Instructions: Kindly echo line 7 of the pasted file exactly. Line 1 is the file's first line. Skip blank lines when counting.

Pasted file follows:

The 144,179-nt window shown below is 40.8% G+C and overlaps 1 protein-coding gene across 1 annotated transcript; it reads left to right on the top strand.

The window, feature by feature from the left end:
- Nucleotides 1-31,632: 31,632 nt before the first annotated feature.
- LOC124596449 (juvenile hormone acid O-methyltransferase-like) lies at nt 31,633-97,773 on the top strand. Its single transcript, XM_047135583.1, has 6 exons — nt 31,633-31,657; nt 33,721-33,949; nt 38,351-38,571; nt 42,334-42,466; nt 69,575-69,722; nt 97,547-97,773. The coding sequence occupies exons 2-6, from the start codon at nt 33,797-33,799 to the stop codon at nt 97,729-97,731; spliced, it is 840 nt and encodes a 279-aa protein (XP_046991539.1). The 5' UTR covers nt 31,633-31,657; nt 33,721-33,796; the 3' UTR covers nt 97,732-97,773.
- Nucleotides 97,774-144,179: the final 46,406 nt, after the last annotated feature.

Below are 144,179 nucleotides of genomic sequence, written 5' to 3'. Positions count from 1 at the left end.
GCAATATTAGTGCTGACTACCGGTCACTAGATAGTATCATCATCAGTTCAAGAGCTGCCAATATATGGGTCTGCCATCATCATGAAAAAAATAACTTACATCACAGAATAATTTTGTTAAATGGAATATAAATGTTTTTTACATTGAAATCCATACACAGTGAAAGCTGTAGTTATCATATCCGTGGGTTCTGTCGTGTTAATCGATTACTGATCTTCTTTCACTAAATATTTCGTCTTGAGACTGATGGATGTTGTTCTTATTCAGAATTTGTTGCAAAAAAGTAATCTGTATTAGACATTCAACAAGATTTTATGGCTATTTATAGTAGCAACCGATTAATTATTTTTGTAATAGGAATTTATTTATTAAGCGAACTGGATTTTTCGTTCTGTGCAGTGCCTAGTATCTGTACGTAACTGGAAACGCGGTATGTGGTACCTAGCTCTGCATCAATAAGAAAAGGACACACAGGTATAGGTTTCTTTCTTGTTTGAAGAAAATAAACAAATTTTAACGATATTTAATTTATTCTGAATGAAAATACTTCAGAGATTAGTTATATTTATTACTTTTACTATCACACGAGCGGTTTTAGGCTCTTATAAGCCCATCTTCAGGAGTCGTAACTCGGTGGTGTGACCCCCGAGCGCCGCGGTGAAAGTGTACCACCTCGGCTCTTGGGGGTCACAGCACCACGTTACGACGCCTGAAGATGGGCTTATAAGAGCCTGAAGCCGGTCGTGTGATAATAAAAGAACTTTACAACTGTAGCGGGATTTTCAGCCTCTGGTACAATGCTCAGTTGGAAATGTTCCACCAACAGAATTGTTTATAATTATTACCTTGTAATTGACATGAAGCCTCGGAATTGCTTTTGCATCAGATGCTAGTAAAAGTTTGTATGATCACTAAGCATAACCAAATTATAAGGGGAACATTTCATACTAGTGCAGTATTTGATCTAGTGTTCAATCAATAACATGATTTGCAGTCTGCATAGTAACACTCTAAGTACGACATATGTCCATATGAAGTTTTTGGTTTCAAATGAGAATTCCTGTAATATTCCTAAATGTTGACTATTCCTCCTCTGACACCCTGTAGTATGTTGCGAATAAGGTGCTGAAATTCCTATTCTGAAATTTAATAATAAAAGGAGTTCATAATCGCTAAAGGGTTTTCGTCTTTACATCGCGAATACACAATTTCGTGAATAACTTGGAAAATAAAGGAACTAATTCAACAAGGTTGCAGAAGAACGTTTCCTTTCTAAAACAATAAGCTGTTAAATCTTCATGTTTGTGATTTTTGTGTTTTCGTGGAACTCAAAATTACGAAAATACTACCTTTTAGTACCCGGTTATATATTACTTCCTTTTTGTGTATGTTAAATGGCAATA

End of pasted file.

GCAATATTAGTGCTGACTACCGGTCACTAGATAGTATCATCATCAGTTCAAGAGCTGCCAATATATGGGTCTGCCATCATCATGAAAAAAATAACTTACATCACAGAATAATTTTGTTAAATGGAATATAAATGTTTTTTACATTGAAATCCATACACAGTGAAAGCTGTAGTTATCATATCCGTGGGTTCTGTCGTGTTAATCGATTACTGATCTTCTTTCACTAAATATTTCGTCTTGAGACTGATGGATGTTGTTCTTATTCAGAATTTGTTGCAAAAAAGTAATCTGTATTAGACATTCAACAAGATTTTATGGCTATTTATAGTAGCAACCGATTAATTATTTTTGTAATAGGAATTTATTTATTAAGCGAACTGGATTTTTCGTTCTGTGCAGTGCCTAGTATCTGTACGTAACTGGAAACGCGGTATGTGGTACCTAGCTCTGCATCAATAAGAAAAGGACACACAGGTATAGGTTTCTTTCTTGTTTGAAGAAAATAAACAAATTTTAACGATATTTAATTTATTCTGAATGAAAATACTTCAGAGATTAGTTATATTTATTACTTTTACTATCACACGAGCGGTTTTAGGCTCTTATAAGCCCATCTTCAGGAGTCGTAACTCGGTGGTGTGACCCCCGAGCGCCGCGGTGAAAGTGTACCACCTCGGCTCTTGGGGGTCACAGCACCACGTTACGACGCCTGAAGATGGGCTTATAAGAGCCTGAAGCCGGTCGTGTGATAATAAAAGAACTTTACAACTGTAGCGGGATTTTCAGCCTCTGGTACAATGCTCAGTTGGAAATGTTCCACCAACAGAATTGTTTATAATTATTACCTTGTAATTGACATGAAGCCTCGGAATTGCTTTTGCATCAGATGCTAGTAAAAGTTTGTATGATCACTAAGCATAACCAAATTATAAGGGGAACATTTCATACTAGTGCAGTATTTGATCTAGTGTTCAATCAATAACATGATTTGCAGTCTGCATAGTAACACTCTAAGTACGACATATGTCCATATGAAGTTTTTGGTTTCAAATGAGAATTCCTGTAATATTCCTAAATGTTGACTATTCCTCCTCTGACACCCTGTAGTATGTTGCGAATAAGGTGCTGAAATTCCTATTCTGAAATTTAATAATAAAAGGAGTTCATAATCGCTAAAGGGTTTTCGTCTTTACATCGCGAATACACAATTTCGTGAATAACTTGGAAAATAAAGGAACTAATTCAACAAGGTTGCAGAAGAACGTTTCCTTTCTAAAACAATAAGCTGTTAAATCTTCATGTTTGTGATTTTTGTGTTTTCGTGGAACTCAAAATTACGAAAATACTACCTTTTAGTACCCGGTTATATATTACTTCCTTTTTGTGTATGTTAAATGGCAATA